HISTORY: Terror Wears a Sea-Green Coat ; Fatal Purity: Robespierre and the French Revolution by Ruth Scurr CHATTO Pounds 20 Pounds 18(P&PFREE) 08700 798 897
Buss, Robin, The Independent on Sunday (London, England)
It is tempting to take sides for or against the characters in history. It is usually just as much fun, afterwards, to go back and revise these judgements: to find the flaws in the heroes and to achieve some understanding of why the villains behaved as they did. But where do you start with Maximilien Robespierre? Ruth Scurr takes on one of the most enigmatic of historical figures, in this thoroughly researched, well-written biography.
Carlyle's famous description of her subject, "the sea-green Incorruptible", highlights the dilemma. On the face of it, Carlyle is doing no more than to manufacture a soubriquet out of the colour of Robespierre's favourite coat' "The Incorruptible" was the title given to him by his contemporaries. Most politicians would be proud to bear the name "Incorruptible" (though it would be tempting fate today)' but adding the epithet "sea-green" has, as Carlyle intended, a slyly subversive effect: it evokes something from the depths, something slimy, something reptilian. And since Robespierre presided over the most bloodthirsty period of the French Revolution, the idea of him as The Incorruptible comes to suggest, not so much the decency of a politician who could not be bribed or deflected from his goals by self-interest, but other, quite different extremes: implacable, immovable, inflexible, inhuman... This is the "fatal purity" of Ruth Scurr's title.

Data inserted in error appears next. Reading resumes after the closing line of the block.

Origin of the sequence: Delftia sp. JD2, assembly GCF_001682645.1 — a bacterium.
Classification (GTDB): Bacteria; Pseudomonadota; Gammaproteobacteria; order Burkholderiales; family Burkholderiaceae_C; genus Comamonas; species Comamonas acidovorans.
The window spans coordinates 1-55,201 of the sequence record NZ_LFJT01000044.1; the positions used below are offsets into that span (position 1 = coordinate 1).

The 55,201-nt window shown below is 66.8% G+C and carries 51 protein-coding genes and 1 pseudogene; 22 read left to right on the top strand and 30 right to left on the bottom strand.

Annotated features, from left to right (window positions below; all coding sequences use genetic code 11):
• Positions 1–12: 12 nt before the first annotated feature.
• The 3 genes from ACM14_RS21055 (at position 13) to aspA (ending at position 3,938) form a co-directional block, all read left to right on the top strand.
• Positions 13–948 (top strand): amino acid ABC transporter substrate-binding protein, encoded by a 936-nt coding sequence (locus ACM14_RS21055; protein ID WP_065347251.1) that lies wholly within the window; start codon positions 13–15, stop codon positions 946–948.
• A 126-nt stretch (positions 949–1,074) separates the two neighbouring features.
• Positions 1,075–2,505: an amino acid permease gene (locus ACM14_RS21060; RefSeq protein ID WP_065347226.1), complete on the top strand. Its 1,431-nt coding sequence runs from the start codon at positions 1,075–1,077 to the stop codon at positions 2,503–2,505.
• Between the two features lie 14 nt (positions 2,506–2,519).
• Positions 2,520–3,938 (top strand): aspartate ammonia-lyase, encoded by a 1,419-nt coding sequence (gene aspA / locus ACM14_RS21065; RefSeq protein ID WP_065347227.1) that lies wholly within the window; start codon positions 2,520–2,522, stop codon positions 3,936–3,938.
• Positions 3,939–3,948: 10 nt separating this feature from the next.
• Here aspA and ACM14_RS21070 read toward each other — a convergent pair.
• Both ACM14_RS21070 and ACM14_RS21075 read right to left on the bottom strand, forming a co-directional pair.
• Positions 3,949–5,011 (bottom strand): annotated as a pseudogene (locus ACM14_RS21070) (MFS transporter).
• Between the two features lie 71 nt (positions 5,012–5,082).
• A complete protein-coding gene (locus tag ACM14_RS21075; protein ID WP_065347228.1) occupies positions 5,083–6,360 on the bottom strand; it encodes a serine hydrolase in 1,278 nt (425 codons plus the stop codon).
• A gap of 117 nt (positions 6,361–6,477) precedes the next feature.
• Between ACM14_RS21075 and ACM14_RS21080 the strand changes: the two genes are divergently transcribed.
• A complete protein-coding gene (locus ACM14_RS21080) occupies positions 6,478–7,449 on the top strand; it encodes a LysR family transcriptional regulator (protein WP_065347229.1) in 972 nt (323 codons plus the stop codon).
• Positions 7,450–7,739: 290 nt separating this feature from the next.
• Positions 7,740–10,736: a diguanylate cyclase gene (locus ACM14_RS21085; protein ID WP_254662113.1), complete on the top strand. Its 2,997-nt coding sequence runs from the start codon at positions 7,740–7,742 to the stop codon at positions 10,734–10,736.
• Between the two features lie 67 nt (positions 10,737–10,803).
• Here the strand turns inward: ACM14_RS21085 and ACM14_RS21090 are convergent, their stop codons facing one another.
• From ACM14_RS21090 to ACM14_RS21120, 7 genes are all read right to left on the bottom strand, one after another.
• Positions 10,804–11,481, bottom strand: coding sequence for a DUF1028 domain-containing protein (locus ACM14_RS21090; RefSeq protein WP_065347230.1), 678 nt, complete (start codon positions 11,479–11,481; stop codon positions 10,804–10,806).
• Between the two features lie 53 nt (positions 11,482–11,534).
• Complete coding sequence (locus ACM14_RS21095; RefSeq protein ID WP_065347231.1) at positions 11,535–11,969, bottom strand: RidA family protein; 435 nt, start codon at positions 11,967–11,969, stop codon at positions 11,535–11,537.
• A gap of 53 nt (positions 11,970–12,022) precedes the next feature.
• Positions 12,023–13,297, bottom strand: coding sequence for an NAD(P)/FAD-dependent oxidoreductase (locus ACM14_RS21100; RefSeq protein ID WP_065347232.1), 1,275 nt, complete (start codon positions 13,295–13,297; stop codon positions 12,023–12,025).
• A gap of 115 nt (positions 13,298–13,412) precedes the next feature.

It was not that he enjoyed killing' indeed, one of the mysteries of the man is knowing what he did enjoy. His private life, as far as anyone can tell, was a pretty barren region. As for the mass executions of the Terror (around 2,200 heads in Paris in the five months of Robespierre's ascendancy) seem to have made him, quite literally, sick: there were episodes of illness, especially in the last year of Robespierre's life, which can be read as a psychosomatic reaction to events, particularly the factional struggles at the height of the Terror, in 1794. The only time he got close to the guillotine itself was when his own turn came to go under the Instrument, so in that respect he resembled Heinrich Himmler, who also personally found mass murder distasteful. The difference is that ideals that drove Robespierre were fine and genuine: ideals of democracy, human rights and social justice. Admittedly, they were couched in the language of his time, with much talk of virtue overcoming vice, of le peuple, la nation and lapatrie. But there is no doubt about the essence of Robespierre's political programme or its sincerity, for example, when he proclaimed that he wanted morality in place of egotism, honesty in place of an aristocratic concept of honour, behaviour governed by principle rather than convention and the rule of reason rather than the tyranny of fashion. Many politicians have said that they seek power, not for its own sake, but in order to achieve some great goal' Robespierre, as far as one can tell, actually meant it.
Of course, this doesn't exonerate him, any more than his own justification of the Terror: "If the basis of popular government in peacetime is virtue, its basis in a time of revolution is both virtue and terror: virtue without which terror is disastrous, and terror, without which virtue is powerless. …